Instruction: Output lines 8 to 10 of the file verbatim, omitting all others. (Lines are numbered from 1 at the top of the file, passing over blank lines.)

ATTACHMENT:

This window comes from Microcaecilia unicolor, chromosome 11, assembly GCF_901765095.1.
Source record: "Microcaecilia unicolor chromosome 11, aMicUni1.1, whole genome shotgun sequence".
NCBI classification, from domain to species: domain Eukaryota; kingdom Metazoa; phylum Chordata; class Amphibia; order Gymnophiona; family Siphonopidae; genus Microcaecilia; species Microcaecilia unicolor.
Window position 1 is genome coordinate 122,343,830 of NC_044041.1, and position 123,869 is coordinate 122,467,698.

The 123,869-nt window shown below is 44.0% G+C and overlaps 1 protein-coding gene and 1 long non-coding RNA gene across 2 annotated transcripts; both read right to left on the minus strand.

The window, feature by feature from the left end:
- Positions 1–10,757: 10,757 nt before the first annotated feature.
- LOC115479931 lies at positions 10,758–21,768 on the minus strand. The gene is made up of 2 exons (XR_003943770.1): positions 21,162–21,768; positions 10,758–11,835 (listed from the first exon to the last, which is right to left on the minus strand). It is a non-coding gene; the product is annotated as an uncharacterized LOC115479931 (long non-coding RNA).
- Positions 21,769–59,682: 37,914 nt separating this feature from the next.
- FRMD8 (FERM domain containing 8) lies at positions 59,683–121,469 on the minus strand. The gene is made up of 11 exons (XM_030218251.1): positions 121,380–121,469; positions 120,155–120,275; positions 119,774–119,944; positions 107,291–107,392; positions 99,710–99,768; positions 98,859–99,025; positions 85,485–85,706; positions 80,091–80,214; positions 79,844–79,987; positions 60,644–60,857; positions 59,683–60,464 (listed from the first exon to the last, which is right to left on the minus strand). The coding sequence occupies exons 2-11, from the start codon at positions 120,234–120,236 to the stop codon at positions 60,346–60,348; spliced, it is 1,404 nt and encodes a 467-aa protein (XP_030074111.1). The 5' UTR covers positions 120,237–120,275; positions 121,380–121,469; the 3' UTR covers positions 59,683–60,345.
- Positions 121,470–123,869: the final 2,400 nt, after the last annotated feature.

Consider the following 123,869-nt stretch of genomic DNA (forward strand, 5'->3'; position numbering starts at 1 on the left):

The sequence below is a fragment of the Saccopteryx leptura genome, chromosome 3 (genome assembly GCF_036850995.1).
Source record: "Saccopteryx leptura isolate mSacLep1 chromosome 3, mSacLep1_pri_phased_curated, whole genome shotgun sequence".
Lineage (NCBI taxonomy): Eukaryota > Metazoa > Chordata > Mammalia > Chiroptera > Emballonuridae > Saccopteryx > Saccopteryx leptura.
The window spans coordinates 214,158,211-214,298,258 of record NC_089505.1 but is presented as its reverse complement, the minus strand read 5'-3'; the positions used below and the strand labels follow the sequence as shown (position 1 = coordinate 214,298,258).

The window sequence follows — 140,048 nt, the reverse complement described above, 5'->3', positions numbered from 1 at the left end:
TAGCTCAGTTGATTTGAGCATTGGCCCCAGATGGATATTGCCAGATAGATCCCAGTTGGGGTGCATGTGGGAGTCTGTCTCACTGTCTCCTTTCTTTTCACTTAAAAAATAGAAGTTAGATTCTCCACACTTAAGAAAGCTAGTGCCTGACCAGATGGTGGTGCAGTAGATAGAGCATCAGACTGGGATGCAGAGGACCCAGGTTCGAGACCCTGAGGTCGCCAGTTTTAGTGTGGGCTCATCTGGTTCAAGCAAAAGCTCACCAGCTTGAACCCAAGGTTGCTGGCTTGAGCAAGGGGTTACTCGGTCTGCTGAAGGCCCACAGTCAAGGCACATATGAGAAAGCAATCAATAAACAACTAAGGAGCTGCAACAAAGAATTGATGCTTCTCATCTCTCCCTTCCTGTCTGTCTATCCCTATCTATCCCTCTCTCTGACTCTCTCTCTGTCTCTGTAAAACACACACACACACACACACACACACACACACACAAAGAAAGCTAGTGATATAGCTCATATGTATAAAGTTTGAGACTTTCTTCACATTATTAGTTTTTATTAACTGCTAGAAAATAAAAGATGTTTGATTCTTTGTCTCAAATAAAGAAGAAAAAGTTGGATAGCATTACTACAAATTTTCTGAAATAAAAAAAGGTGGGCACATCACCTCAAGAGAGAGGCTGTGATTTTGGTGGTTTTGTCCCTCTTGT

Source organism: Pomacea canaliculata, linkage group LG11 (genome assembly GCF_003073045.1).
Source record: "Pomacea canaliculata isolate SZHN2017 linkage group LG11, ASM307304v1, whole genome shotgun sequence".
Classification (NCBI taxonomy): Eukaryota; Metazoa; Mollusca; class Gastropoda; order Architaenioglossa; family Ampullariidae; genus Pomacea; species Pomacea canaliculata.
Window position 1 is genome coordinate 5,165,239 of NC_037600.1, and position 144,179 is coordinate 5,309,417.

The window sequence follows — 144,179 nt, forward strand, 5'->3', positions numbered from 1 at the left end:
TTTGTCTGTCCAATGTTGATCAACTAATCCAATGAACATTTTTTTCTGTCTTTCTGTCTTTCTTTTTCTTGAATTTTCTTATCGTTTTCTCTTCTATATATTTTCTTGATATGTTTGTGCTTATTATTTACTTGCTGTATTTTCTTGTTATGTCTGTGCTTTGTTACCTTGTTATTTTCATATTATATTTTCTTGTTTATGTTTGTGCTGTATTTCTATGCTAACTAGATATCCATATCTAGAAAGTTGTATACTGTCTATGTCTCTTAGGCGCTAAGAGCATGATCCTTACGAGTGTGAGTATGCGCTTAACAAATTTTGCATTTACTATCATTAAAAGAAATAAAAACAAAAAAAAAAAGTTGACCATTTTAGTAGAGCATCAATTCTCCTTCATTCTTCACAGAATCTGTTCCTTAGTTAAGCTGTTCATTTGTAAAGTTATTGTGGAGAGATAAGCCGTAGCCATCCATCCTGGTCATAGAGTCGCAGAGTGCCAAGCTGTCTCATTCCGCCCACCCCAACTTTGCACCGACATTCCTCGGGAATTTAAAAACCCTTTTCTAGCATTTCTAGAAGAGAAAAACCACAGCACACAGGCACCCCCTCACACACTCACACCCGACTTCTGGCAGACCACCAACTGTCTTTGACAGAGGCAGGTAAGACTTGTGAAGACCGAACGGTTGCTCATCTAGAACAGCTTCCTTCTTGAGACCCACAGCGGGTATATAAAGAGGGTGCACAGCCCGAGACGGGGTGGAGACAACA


- LOC115479931 lies at positions 10,758–21,768 on the minus strand. The gene is made up of 2 exons (XR_003943770.1): positions 21,162–21,768; positions 10,758–11,835 (listed from the first exon to the last, which is right to left on the minus strand). It is a non-coding gene; the product is annotated as an uncharacterized LOC115479931 (long non-coding RNA).
- Positions 21,769–59,682: 37,914 nt separating this feature from the next.
- FRMD8 (FERM domain containing 8) lies at positions 59,683–121,469 on the minus strand. The gene is made up of 11 exons (XM_030218251.1): positions 121,380–121,469; positions 120,155–120,275; positions 119,774–119,944; positions 107,291–107,392; positions 99,710–99,768; positions 98,859–99,025; positions 85,485–85,706; positions 80,091–80,214; positions 79,844–79,987; positions 60,644–60,857; positions 59,683–60,464 (listed from the first exon to the last, which is right to left on the minus strand). The coding sequence occupies exons 2-11, from the start codon at positions 120,234–120,236 to the stop codon at positions 60,346–60,348; spliced, it is 1,404 nt and encodes a 467-aa protein (XP_030074111.1). The 5' UTR covers positions 120,237–120,275; positions 121,380–121,469; the 3' UTR covers positions 59,683–60,345.